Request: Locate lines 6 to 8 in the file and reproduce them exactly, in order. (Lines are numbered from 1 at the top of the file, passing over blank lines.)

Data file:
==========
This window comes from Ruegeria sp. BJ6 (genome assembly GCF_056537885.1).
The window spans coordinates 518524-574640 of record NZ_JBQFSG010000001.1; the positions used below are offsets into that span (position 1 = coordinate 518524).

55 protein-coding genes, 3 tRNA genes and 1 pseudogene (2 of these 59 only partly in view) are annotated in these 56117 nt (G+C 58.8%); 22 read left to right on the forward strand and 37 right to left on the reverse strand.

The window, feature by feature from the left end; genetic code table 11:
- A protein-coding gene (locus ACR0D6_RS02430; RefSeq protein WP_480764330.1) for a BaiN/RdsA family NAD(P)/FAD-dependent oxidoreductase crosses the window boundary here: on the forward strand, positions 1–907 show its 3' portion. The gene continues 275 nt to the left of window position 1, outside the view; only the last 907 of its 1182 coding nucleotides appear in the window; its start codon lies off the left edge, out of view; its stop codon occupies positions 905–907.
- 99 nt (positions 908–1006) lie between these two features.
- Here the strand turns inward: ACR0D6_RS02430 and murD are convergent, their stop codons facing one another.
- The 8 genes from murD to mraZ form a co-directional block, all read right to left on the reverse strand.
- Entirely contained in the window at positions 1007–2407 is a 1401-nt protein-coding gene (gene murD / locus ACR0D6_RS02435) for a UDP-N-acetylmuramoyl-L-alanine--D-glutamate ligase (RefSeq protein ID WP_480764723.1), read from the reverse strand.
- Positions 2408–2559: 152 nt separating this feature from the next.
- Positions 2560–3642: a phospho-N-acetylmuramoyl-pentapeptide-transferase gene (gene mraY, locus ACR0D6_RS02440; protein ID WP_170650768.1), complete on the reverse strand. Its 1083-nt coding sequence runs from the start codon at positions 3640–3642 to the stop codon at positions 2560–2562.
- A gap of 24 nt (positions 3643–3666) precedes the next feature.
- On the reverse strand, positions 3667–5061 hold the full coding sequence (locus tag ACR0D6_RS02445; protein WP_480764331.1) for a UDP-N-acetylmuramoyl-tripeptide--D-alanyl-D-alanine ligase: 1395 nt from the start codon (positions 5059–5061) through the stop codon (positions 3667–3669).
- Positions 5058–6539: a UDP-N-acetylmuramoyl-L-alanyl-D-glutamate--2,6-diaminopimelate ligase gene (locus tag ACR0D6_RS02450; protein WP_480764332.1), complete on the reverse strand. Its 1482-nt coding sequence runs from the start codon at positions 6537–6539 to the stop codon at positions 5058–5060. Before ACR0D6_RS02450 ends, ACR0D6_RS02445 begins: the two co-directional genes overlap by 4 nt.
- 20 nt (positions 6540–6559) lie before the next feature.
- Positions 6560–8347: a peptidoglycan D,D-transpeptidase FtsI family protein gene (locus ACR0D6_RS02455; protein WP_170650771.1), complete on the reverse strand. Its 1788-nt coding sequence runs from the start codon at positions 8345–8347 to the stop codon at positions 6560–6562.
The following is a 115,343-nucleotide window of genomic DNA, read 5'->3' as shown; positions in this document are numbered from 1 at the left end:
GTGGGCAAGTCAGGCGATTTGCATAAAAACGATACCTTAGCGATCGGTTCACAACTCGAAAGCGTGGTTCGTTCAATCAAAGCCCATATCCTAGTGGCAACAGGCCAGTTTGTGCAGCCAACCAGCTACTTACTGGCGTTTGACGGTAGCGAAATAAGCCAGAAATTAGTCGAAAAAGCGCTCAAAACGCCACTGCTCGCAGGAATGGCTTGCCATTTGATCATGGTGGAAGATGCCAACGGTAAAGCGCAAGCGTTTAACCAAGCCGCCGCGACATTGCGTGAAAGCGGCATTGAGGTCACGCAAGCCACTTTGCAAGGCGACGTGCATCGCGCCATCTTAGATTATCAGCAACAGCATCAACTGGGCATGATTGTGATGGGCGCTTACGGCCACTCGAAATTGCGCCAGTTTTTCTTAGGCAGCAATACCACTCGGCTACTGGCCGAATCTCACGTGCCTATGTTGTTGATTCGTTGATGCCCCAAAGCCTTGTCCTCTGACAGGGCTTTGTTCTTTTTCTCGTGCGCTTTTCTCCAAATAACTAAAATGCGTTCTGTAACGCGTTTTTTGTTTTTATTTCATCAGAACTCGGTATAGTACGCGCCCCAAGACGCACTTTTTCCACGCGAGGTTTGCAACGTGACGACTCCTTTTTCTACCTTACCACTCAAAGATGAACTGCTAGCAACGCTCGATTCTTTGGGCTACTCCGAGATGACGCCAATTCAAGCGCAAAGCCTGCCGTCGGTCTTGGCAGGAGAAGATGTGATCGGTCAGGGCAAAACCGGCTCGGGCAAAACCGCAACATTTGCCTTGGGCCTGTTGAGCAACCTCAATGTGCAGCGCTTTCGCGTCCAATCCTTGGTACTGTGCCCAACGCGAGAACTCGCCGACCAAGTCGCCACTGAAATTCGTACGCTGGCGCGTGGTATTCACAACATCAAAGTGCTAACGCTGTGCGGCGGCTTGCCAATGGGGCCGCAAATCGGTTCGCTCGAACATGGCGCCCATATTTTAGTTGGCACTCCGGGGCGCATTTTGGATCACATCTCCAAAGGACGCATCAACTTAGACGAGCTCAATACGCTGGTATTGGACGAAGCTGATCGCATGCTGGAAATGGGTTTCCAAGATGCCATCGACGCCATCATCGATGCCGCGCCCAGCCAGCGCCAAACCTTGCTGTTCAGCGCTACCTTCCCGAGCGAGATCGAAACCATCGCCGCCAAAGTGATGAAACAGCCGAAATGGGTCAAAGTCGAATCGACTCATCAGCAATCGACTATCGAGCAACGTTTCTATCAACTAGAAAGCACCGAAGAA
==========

- 99 nt (positions 908–1006) lie between these two features.
- Here the strand turns inward: ACR0D6_RS02430 and murD are convergent, their stop codons facing one another.
- The 8 genes from murD to mraZ form a co-directional block, all read right to left on the reverse strand.